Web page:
Last year’s globe trotting legal battle between tech titans Apple and Samsung was an excellent preview of the second major trend to look out for in 2013—the explosion in the number of international intellectual property disputes.
Whether your company is in pharmaceuticals, high-technology or durable goods, 2013 will see more companies than ever involved in international litigation or arbitration (sometimes both) over intellectual property rights.
Better Detection of International IP Violations
Leading this trend is the proliferation of corporate IP monitoring programs. Recognizing that Intellectual property theft and loss of trade secrets can cost a company millions of dollars in lost revenue or market share has led many companies to implement international IP monitoring programs.
To compliment these programs, corporations are employing the services of global investigation firms such as Kroll to monitor IP violations.
These firms have a proven track record at uncovering piracy, counterfeiting, gray market diversion and misappropriation by former employees, business associates and third parties.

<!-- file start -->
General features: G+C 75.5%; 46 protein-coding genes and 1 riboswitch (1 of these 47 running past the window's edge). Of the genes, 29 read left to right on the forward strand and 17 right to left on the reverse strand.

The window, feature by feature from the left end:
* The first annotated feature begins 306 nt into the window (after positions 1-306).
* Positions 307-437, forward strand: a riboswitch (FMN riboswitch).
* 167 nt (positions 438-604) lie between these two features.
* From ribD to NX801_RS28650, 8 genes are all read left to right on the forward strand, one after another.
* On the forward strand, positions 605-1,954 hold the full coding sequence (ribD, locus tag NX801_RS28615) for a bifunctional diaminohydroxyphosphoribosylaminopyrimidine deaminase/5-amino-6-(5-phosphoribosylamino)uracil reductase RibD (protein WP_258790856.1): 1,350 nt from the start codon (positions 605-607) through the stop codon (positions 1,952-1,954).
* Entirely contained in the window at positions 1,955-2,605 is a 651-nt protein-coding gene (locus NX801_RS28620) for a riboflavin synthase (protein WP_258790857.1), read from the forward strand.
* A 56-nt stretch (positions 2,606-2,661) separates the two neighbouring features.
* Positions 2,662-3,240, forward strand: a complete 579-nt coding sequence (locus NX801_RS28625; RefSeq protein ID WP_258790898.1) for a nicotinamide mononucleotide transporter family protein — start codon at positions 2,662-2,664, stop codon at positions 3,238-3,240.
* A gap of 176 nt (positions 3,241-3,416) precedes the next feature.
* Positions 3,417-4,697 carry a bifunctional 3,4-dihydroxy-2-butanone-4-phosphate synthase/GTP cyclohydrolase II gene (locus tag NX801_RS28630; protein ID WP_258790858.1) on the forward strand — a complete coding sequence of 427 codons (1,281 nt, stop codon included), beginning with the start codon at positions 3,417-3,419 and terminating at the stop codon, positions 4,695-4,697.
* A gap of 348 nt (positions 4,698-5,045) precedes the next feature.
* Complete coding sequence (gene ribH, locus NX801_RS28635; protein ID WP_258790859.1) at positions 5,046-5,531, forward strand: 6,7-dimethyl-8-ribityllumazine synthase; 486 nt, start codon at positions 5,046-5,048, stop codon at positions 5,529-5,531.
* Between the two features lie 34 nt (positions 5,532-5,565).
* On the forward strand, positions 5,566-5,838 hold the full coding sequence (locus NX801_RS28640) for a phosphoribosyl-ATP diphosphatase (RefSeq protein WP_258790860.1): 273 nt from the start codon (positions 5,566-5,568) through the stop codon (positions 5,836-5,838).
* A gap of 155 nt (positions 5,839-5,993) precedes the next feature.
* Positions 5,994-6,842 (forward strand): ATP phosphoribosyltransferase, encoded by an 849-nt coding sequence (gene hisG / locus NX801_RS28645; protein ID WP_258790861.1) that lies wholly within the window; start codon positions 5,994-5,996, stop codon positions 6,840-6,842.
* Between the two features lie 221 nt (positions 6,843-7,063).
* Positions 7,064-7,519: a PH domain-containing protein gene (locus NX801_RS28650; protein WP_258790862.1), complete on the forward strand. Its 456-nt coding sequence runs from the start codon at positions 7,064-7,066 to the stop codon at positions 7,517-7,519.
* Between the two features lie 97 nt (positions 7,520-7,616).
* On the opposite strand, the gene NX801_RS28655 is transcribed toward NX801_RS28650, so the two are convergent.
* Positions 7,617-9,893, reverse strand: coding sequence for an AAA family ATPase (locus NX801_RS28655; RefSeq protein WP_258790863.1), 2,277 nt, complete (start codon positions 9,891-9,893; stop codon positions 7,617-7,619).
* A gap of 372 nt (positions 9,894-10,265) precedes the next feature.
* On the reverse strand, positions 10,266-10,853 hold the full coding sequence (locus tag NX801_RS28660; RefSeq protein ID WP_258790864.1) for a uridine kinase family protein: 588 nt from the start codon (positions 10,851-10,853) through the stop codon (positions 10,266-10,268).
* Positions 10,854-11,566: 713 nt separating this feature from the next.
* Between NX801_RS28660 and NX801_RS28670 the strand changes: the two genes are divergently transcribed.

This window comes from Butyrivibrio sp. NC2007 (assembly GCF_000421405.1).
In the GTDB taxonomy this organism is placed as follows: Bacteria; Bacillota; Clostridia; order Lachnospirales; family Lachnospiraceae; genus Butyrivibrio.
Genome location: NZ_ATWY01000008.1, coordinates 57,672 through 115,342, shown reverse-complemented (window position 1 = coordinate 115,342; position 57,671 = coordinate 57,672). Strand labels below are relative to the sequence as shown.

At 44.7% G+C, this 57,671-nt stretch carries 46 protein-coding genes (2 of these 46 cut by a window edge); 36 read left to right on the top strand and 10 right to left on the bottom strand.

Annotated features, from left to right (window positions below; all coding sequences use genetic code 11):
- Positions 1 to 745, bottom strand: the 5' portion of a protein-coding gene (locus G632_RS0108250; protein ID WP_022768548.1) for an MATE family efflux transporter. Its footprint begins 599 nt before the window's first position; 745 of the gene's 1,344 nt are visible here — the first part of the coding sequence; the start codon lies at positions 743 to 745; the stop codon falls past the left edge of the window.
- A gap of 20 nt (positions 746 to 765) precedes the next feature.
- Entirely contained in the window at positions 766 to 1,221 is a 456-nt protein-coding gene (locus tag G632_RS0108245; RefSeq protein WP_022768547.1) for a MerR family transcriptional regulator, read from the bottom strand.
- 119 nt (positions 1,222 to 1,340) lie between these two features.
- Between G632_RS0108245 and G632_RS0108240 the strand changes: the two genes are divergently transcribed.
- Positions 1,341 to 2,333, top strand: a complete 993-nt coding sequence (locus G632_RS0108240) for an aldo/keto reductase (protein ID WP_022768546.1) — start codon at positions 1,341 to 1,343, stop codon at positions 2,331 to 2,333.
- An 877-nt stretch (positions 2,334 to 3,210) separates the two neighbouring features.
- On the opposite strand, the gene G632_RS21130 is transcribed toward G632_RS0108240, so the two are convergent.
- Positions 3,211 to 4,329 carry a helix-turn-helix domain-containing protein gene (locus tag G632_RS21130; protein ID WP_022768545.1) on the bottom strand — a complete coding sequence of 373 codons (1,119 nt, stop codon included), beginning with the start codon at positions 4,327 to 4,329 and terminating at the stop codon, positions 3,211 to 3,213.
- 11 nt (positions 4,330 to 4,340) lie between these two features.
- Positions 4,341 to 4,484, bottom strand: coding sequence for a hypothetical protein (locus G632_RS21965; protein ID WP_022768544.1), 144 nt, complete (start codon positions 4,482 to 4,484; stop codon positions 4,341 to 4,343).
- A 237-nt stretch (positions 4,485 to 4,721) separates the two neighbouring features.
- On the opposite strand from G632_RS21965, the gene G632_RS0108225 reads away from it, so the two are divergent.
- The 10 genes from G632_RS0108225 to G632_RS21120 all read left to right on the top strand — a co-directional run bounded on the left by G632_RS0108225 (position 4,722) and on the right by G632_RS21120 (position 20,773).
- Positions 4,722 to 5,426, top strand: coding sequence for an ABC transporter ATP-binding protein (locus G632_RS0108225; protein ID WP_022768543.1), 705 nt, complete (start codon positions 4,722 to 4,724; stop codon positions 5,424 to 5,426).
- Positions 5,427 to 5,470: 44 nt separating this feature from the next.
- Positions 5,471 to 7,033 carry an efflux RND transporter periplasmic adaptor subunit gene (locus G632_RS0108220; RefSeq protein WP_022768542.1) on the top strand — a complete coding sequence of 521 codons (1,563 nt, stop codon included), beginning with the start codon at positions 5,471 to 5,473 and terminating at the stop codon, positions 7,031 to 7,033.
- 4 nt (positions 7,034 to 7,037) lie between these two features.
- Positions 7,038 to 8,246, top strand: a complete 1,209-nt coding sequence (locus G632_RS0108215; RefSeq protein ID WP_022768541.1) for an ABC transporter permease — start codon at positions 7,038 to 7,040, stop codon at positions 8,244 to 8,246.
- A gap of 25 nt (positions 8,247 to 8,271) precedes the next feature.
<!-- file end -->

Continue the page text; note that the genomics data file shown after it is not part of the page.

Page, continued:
Traditional Sectors Becoming Tech Intensive
Another factor contributing to the increase in IP disputes is the convergence of technology in health care, oil and gas and financial services. Many of these companies are now essentially tech businesses, relying on advanced technology to operate in places and ways that were previously impossible.
Given the enormous amount of capital companies allocate to develop technology in these sectors, less capitalized competitors are heavily incentivized to misappropriate valuable IP–a practice increasingly common to firms located in less developed regions of the world.
Company Valuation Increasingly Tied to IP
No other factor has done more to increase the rate of IP disputes than valuation–the linking of a company’s IP portfolio to overall company worth. An excellent example of this is Yahoo’s lawsuit against Facebook in March 2012 claiming patent infringement.
This forced Facebook to update its initial public offering (IPO) filing, warning would-be investors that the lawsuit could have a “material” impact on the social network’s business.
Trend to Watch: With increased monitoring overseas, more tech intensive industries and valuation based on a company’s IP, it’s easy to see why we’ll see a sharp increase in international intellectual property disputes in 2013.
Intellectual Property–like never before, it’s worth fighting for.